When is Objectionable Conduct Not Objectionable? When It Is Committed by the Union

In Community Options NY, Inc., 359 NLRB No. 165 (2013), the Board condoned the bribing of employees to vote against decertification by waiving union dues.  Strong words, but no other conclusion can be reached after reviewing the Board’s decision. 

The facts are straightforward.  The union was certified in November 2009.  The parties bargained and reached a tentative agreement on the terms of the initial contract.  The tentative agreement included a union security clause requiring employees to begin paying union dues 30 days following ratification of the agreement.  The ratification vote was scheduled for October 20, 2011, but before it could be held, a decertification petition was filed and the decertification vote was scheduled for November 10, 2011.  At the October 20 ratification meeting, employees voiced concerns regarding the limited wage increase, so the union promised to waive the payment of dues for six months.  The contract was ratified and the Union used the six months’ dues waiver as a campaign issue during the three weeks remaining before the election.  Not surprisingly, the union was not decertified on November 10. 

The hearing officer found the union’s conduct objectionable.  The Board overruled the objection.  The Board found that the waiving of dues was not a financial benefit because at the time the offer was made, prior to the ratification vote, there was no contractual requirement to pay dues.  The Board reasoned that the contractual requirement was controlled by the employees – meaning if the employees did not ratify the contract, there would be no obligation to pay dues.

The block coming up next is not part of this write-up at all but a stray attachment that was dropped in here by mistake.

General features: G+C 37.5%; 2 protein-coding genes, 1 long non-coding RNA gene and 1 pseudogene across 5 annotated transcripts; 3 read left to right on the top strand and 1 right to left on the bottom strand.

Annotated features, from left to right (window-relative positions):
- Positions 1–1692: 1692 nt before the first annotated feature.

Even if the dues waiver conferred a financial benefit, the Board said this was permissible under Gulf States Canners, 242 NLRB 1326 (1979).  The Board in Gulf States found the “mere fact that a payment in cash or in kind has been made to an eligible voter during a pre-election campaign does not require a per se finding that the employee’s right to make a free and uncoerced choice of a bargaining representative has been destroyed.”  Rather, citing B & D Plastics, 302 NLRB 245 (1992), the Board stated the union had rebutted the inference of election interference by explaining that the waiver of dues was solely intended to influence the ratification vote.  Ignoring the extraordinarily close proximity in time to the decertification election, the Board accepted this explanation.  Adding insult to injury, the Board then blamed the victim, arguing that the employer had injected the issue of union dues into the campaign, and the union simply responded by reminding employees that dues had been waived for six months.  What is most curious about the Board’s decision, however, is its citation in a footnote to NLRB v. Savair Mfg. Co., 414 U.S. 270 (1973), where the Supreme Court recognized a “legitimate” union interest in waiving initiation fees in order to remove an “artificial obstacle” to employee support.  Had the Board actually used the Savair case and analyzed the facts from that perspective, it likely would have reached the same, albeit a more palatable, conclusion.

Photo credit: DigitalZombie

Information contained in this publication is intended for informational purposes only and does not constitute legal advice or opinion, nor is it a substitute for the professional judgment of an attorney.